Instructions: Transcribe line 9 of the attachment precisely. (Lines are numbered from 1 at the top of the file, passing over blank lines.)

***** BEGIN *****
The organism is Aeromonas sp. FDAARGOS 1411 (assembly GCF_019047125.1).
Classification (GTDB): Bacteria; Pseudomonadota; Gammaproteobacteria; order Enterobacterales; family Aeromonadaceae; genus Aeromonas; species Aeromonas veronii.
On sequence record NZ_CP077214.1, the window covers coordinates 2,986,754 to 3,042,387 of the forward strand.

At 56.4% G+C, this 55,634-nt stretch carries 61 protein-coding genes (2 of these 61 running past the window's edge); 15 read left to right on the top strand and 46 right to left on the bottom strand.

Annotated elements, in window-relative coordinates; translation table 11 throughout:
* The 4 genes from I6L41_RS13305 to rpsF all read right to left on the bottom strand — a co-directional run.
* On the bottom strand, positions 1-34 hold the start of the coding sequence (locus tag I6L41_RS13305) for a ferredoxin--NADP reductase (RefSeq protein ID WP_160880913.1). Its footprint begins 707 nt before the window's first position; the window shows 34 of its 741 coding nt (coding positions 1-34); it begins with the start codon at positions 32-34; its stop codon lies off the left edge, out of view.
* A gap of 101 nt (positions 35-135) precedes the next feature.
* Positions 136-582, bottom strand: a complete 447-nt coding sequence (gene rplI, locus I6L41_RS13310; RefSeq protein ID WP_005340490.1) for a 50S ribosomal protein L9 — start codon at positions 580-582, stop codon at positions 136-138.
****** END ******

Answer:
* Positions 136-582, bottom strand: a complete 447-nt coding sequence (gene rplI, locus I6L41_RS13310; RefSeq protein ID WP_005340490.1) for a 50S ribosomal protein L9 — start codon at positions 580-582, stop codon at positions 136-138.